My Boil Order Upbringing


There is a lot to love about Small Town, USA, but something that is not discussed is the lack of clean water. I grew up in a rural community with a population under 130, about 30 miles northwest of the capital city. You would think being that close to the city would ensure better quality water, but that was not my reality. While my friends could run around their yards under the summer sun and sip water from the hose, I would have to ask my dad if I could get a glass of water or if it would make me sick.

My hometown was often under a boil water advisory, also called a boil order. This means that the water supply is likely contaminated with a bacteria that can cause illness. When a community is notified of an advisory, all water that may be consumed needs to reach a full boil before it can be safely used. This makes simple things like brushing your teeth or filling a pet’s water bowl much more inconvenient. Whether it happens to you or not, it is important to know what to do or avoid when there is a boil order and the reality that millions face:

  1. Any water used for consumption needs to be at a full boil for at least one minute before it can be used. Then allow it to cool for consumption. This includes water used for cooking, drinking, and feeding to pets.
  2. Do not wash fruits/vegetables in tap water prior to consumption.
  3. Do not use water or ice from an appliance that is connected to the water line.
  4. Use boiled or bottled water for brushing teeth.
  5. Use boiled or bottled water for coffee and tea.
  6. Do not use it to fill a pool, or any recreational water play.
  7. Take precautions when showering to avoid swallowing water.

Those were the house rules I lived by and even though I haven’t lived there for over five years, I still avoid tap water. It was my sister who pointed out that growing up under a boil order so frequently normalized the mindset to just avoid it. We were used to taking precautions in our day to day; now we have to unlearn the habits that molded our adolescence.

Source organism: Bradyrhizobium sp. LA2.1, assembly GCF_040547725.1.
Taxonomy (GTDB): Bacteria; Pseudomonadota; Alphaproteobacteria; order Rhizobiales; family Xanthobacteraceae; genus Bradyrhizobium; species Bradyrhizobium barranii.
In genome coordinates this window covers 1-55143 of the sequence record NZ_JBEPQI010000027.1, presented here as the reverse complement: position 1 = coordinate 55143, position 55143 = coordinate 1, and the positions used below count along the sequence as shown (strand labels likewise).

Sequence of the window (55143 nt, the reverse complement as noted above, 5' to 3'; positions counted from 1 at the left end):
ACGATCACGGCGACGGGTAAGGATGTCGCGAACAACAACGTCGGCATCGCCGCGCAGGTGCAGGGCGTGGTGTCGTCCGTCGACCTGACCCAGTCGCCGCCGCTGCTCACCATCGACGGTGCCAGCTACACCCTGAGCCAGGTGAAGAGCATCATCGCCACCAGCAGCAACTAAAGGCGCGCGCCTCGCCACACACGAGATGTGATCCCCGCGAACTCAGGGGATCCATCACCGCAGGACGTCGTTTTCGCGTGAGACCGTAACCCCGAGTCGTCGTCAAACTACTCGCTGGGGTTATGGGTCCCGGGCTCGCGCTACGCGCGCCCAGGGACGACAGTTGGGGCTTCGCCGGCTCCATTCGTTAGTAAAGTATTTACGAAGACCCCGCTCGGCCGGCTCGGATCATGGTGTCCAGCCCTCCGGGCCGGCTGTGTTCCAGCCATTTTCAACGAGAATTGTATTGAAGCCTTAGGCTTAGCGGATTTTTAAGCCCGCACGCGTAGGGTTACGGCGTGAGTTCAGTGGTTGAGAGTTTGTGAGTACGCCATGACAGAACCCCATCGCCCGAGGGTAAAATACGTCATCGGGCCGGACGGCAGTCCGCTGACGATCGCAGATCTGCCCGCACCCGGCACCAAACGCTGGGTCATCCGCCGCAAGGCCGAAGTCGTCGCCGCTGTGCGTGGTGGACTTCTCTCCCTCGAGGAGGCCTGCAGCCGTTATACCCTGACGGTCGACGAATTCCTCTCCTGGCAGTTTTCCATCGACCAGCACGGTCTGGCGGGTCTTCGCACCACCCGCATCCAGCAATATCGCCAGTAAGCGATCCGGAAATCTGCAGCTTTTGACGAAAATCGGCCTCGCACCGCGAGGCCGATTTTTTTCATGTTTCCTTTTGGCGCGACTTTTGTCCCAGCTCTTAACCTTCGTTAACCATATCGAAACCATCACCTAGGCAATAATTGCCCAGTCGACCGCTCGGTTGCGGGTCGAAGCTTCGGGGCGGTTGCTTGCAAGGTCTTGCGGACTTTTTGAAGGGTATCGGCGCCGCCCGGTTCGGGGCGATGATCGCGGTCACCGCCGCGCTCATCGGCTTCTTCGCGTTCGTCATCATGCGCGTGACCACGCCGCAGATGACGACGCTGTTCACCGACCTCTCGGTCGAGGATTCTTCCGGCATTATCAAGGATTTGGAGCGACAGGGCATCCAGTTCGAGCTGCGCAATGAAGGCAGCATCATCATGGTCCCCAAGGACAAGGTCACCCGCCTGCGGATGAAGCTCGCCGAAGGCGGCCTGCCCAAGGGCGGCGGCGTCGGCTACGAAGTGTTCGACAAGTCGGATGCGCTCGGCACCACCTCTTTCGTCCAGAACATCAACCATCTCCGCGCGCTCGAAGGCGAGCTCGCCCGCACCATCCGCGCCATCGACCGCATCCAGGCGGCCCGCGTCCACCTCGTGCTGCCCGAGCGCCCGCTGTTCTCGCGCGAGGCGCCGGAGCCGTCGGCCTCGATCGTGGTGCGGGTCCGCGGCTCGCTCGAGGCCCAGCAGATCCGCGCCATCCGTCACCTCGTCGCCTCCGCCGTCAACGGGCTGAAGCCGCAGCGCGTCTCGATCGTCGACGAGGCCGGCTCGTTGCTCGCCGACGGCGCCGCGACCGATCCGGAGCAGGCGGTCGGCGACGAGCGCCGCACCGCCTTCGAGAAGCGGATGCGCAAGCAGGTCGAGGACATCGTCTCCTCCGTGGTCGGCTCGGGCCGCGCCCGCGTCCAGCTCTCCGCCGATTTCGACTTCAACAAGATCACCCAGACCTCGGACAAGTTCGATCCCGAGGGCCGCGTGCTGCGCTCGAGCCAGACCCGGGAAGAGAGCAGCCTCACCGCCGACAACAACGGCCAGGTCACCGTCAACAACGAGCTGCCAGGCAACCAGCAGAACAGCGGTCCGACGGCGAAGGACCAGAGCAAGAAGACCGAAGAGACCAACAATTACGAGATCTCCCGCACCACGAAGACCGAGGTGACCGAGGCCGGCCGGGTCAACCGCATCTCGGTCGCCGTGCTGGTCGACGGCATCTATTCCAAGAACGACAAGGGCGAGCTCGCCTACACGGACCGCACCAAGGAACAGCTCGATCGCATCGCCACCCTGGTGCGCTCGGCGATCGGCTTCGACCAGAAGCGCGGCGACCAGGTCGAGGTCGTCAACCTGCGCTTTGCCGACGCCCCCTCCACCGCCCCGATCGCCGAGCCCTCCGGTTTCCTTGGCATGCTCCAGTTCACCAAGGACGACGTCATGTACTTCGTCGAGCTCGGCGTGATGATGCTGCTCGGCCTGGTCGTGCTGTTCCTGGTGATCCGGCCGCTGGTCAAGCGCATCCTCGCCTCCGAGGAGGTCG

As a child, I didn’t always realize the safety hazard or the level of inconvenience my family experienced that others did not. I didn’t appreciate the hoops my dad jumped through to make sure our health was taken care of. Then, as a teenager, I was frustrated with the extra hassle that didn’t seem fair when I started realizing my friends in the next town over didn’t live like I did. Admittedly, there were also times I was embarrassed to have people over because I didn’t want to explain they couldn’t just grab a drink. When I visit home now, I understand there’s nothing my family could do other than make the best out of the circumstances. I’m very appreciative of the way I was taken care of when put in a situation where something as basic as water wasn’t as simple as it seemed.



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